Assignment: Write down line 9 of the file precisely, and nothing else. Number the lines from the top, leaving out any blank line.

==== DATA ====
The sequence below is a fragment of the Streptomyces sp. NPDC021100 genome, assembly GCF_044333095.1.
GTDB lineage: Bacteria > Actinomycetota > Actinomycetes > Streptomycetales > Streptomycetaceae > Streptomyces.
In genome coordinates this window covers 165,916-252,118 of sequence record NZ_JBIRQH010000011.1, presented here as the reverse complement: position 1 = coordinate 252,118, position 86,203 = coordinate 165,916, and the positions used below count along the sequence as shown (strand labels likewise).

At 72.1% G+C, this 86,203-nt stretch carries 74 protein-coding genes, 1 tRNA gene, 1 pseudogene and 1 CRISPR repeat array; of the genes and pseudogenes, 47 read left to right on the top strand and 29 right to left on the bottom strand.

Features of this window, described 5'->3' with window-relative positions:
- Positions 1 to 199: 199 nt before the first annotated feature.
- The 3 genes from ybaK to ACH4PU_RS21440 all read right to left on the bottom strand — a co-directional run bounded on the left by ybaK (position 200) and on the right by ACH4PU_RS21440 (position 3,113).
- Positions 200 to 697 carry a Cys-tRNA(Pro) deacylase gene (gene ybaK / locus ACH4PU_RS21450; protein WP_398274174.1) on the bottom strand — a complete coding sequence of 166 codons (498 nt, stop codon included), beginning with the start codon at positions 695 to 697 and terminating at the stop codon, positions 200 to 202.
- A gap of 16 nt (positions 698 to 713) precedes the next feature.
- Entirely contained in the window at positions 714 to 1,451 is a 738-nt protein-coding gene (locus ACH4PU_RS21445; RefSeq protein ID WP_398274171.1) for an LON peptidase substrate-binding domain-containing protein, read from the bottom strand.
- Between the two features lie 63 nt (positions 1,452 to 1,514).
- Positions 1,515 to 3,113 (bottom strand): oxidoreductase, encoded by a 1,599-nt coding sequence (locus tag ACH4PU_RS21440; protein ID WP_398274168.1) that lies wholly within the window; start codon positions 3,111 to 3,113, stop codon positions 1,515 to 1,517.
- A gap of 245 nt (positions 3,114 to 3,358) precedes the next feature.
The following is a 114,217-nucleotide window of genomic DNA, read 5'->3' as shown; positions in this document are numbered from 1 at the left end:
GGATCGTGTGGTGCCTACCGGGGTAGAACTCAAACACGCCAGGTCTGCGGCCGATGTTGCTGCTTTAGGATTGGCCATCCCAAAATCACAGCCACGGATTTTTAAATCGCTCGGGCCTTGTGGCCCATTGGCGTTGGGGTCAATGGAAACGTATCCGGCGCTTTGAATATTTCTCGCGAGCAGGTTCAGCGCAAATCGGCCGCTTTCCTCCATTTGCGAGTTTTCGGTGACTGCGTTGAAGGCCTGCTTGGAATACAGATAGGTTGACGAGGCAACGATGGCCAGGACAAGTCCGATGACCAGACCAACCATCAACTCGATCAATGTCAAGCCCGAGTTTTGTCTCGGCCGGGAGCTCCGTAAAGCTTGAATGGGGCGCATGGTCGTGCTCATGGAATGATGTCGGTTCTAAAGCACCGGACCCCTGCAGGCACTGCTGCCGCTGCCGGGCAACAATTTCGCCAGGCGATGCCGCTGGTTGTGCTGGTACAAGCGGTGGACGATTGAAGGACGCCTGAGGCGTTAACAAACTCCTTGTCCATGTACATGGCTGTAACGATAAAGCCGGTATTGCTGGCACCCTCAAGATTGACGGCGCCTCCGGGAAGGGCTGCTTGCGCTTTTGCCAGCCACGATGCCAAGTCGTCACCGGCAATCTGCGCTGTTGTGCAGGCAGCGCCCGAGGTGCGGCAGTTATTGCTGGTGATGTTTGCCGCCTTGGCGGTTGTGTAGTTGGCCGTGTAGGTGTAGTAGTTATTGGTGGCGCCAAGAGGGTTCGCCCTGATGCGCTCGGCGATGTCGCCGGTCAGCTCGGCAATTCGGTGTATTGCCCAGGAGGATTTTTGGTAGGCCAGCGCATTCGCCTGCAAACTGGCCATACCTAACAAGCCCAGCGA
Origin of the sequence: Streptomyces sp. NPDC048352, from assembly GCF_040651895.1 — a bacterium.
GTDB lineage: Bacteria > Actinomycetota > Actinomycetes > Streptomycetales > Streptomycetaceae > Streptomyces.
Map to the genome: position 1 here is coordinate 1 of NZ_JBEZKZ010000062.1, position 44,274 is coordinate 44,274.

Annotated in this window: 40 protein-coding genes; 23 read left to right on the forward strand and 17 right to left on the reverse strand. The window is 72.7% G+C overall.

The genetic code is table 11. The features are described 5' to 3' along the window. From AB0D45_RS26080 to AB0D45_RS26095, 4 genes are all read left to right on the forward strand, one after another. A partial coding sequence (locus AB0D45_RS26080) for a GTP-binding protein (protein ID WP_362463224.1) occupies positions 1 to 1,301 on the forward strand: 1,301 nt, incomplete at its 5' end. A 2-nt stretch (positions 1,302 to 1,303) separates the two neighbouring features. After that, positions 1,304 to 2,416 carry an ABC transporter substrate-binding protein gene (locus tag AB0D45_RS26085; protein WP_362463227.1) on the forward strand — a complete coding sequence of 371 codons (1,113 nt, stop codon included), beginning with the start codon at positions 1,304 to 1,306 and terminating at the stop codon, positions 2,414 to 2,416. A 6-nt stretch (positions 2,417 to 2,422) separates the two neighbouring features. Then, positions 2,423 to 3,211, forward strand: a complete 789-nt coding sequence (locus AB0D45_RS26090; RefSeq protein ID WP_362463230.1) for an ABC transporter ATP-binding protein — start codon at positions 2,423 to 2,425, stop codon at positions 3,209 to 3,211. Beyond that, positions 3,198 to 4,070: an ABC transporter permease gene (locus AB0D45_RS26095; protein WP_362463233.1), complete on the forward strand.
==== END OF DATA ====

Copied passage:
- A gap of 16 nt (positions 698 to 713) precedes the next feature.